Saturday, 9 July 2011

Christian convictions

I cannot help poking fun at the annual attempts of evangelical wowsers to organize a ‘Christian rock festival’. Despite a decade of disasters which include, for example, regularly calling the emergency services out to rescue godbothering dimwits on midnight sea-swims, outwardly they have faith that, maybe, this year - at last - all will be well, some kids might turn up and all the finances will not be outgoings.
But I had to laugh, then shake my head, yet again when in their latest missive (see, poker-faced, the organisers claim that:
“Because it is a youth event run by the local churches, all of the artists are asked to sign up to a code of conduct which includes respecting the festival's no alcohol or drugs policy by showing up sober, avoiding inappropriate language or subjects and trying to provide a good role model for the youth.”
I laugh because since the festival first began the volunteers, over the years, seem to have included some fairly unsavoury characters – thankfully mostly long gone, though only twice due to actual criminal convictions here or elsewhere that I know of.
For example, at an early festival one ‘artist’ was a convicted Loyalist paramilitary, also with a separate string of firearms offences, who gained early release by ‘finding God’ and going into the business, with considerable help from the government grants then available to anyone purporting to run a ‘bridge building’ scheme in Northern Ireland.
He later founded an extreme ‘right to life’ group, aping the tactics of US Christian militia, which made a series of serious threats to UK nurses and doctors. That in turn led to more convictions for supporters of the group.
At the time of his Manx appearance, this ‘artist’ was officially bound not to leave Northern Ireland by the terms of his early release order. Knowing of such court orders from my time in Northern Ireland, I happened to ask various police officers not long after how he had been allowed to visit.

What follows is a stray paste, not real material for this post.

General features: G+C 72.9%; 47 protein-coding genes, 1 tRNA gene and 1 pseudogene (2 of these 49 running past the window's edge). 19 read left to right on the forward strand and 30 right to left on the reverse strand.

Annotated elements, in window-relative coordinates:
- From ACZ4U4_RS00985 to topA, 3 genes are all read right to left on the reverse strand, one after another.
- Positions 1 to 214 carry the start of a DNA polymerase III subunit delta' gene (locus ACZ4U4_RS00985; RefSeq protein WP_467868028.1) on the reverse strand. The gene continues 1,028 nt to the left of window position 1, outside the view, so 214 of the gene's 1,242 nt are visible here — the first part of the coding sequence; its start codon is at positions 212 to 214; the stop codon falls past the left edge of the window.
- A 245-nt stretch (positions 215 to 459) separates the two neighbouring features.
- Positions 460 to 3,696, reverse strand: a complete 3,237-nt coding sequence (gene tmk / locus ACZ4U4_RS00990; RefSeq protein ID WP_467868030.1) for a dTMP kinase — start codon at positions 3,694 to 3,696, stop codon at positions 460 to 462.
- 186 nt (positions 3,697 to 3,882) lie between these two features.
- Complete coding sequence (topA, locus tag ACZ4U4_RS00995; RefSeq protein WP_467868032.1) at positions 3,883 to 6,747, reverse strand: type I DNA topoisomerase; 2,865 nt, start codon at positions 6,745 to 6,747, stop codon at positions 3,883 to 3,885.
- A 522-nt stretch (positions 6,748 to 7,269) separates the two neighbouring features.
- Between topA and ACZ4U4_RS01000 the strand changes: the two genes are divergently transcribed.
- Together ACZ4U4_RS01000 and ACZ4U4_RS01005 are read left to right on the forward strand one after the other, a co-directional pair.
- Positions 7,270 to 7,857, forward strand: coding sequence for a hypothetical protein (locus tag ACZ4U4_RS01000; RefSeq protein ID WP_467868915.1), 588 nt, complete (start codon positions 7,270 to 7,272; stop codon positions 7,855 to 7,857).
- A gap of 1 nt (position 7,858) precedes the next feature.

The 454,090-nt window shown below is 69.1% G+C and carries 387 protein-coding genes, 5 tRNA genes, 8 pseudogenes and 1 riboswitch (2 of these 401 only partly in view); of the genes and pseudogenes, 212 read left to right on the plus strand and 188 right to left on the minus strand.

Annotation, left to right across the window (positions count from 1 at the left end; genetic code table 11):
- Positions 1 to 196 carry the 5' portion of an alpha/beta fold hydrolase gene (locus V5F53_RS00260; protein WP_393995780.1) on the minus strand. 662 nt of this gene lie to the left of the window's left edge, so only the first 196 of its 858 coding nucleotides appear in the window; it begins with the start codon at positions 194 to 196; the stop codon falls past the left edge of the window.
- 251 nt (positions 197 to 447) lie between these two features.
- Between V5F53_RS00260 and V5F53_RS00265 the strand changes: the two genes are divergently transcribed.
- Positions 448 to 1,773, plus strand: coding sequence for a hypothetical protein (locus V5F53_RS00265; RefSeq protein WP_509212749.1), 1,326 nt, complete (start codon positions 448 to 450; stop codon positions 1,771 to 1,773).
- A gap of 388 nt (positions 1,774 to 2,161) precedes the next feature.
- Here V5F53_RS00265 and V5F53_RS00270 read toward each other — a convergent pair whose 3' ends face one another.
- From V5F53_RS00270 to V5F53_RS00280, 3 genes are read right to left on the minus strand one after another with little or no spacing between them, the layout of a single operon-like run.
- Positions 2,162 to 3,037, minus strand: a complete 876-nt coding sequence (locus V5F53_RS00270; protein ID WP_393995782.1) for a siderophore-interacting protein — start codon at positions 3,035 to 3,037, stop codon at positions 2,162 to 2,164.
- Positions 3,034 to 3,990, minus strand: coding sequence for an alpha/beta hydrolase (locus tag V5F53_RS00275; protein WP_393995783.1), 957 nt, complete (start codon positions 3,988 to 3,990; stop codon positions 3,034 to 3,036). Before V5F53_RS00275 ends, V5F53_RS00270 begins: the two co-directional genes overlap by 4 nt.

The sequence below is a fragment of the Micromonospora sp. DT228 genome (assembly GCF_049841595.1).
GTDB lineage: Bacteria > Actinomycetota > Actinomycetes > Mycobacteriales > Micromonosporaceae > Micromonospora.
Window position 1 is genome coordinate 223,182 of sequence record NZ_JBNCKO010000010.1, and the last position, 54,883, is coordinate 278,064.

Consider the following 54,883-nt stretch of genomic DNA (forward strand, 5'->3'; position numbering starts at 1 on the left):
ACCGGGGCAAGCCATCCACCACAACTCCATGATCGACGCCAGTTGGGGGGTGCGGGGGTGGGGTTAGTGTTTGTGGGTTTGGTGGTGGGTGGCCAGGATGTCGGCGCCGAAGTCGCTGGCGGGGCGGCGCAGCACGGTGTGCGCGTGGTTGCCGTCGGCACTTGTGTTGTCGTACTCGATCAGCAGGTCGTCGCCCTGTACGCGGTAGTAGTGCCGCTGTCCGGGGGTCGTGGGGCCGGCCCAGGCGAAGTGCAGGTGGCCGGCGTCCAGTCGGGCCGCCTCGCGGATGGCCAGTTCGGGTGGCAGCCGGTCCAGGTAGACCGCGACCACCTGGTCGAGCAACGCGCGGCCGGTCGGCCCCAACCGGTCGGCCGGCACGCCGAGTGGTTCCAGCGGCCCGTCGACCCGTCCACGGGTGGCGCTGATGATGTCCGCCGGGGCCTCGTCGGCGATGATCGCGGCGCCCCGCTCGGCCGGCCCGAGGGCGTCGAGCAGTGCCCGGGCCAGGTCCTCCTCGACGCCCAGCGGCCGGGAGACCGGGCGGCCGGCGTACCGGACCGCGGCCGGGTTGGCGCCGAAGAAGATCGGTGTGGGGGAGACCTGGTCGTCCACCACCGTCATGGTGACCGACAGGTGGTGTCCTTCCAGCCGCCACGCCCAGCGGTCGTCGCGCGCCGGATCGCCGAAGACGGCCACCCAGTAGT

I could get no explanation of this obvious omission, despite prior advertising of his appearance and a system of Special Branch checks at the time under the Prevention of Terrorism Act which meant names of any convicted terrorists showed up as soon as their air or ferry tickets were booked. At the time Coleraine police were also investigating an attempt to burn down a family planning clinic, which deed the ‘militant’ wing of his organisation had openly boasted it was involved in.
And things get even more bizarre, because one of his other ‘good deeds’ was an ‘anti-drug’ lecture to Victoria Road Prison inmates. Back then several prison officers would have been former H Block guards who ‘relocated’ to the island as part of a deal between the Manx Department of Home Affairs and the Northern Ireland equivalent, saving the former a fortune training local prison officers and the latter an even bigger fortune in security arrangements which, at the time, were expected to be necessary for not just the serving years but the lifetimes of any police or prison officer.
Not, in short, a gentleman one would choose as a role model for any child, and not one whose government hosts could have failed to know his true character.
I hope recent and current guests and volunteers have less criminal tendencies, but can no longer be bothered to check each year. The only mystery to me is that the annual farce is repeated, but I cannot be bothered to solve that either, only to point, laugh, and be somewhere else when it is perpetuated.

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